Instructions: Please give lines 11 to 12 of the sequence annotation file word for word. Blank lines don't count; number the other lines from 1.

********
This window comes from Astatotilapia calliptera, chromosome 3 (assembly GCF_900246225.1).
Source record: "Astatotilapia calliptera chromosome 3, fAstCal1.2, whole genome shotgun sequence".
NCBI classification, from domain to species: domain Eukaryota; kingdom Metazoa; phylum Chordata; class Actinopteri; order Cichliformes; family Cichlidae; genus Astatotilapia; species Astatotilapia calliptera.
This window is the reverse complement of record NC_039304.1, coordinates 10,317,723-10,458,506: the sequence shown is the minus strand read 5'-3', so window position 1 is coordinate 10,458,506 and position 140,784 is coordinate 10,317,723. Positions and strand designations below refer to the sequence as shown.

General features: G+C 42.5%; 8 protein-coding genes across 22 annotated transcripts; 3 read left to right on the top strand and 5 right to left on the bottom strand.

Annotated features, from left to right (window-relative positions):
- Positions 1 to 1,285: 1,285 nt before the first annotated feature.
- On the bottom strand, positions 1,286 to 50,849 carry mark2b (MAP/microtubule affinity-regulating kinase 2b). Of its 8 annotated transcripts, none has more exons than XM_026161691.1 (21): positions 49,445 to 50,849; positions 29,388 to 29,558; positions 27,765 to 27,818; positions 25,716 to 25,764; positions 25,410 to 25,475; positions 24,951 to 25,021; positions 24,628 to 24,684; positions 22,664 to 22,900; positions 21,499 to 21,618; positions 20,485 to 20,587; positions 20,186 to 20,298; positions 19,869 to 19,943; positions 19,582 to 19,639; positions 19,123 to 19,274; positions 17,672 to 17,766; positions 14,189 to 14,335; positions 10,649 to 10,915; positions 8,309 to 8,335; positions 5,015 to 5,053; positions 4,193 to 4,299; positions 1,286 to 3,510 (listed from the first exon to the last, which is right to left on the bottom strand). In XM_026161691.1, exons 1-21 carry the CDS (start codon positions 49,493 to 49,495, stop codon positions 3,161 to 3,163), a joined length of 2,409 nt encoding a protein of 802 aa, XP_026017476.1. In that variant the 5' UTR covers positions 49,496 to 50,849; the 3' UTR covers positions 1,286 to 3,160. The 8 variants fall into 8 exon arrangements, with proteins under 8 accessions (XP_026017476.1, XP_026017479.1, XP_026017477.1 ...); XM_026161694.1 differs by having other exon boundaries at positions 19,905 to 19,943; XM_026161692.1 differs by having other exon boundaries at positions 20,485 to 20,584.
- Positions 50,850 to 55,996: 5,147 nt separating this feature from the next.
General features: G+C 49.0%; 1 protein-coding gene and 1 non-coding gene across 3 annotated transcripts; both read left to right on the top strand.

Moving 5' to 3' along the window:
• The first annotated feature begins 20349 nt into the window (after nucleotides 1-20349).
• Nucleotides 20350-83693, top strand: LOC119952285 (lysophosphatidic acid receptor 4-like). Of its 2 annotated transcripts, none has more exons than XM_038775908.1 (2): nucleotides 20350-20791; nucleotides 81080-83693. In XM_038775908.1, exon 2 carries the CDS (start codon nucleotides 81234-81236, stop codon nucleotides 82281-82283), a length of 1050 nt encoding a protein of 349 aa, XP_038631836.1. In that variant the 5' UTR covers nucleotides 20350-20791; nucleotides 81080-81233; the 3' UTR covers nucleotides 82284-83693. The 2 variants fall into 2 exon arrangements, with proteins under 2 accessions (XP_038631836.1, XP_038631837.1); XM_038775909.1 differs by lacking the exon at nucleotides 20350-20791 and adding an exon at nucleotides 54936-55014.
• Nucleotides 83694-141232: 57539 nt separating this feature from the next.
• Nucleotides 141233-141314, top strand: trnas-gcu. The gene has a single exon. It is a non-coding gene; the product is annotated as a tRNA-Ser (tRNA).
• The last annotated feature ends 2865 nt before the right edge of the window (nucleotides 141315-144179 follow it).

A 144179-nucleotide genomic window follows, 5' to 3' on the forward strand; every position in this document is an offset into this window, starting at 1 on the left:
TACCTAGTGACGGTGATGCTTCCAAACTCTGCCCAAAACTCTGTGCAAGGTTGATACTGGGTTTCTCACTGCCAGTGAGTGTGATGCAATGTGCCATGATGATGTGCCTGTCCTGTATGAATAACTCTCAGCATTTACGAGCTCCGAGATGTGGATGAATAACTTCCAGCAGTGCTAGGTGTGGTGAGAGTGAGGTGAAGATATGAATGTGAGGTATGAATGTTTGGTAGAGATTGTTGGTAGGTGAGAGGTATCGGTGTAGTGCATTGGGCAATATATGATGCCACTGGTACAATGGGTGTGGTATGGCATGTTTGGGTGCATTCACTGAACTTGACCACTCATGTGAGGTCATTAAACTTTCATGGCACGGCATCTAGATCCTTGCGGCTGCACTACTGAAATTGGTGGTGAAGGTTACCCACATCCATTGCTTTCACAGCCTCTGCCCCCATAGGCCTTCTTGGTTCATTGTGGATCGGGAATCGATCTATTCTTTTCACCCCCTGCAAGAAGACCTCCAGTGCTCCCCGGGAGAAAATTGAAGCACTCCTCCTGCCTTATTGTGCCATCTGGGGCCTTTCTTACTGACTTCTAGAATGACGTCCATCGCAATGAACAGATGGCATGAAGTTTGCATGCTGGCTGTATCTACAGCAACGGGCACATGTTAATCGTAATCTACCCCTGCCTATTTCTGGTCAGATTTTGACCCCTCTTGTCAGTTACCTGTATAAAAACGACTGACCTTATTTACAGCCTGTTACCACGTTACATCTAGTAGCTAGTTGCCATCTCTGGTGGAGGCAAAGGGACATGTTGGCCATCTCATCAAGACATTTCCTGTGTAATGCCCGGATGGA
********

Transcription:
Moving 5' to 3' along the window:
• The first annotated feature begins 20349 nt into the window (after nucleotides 1-20349).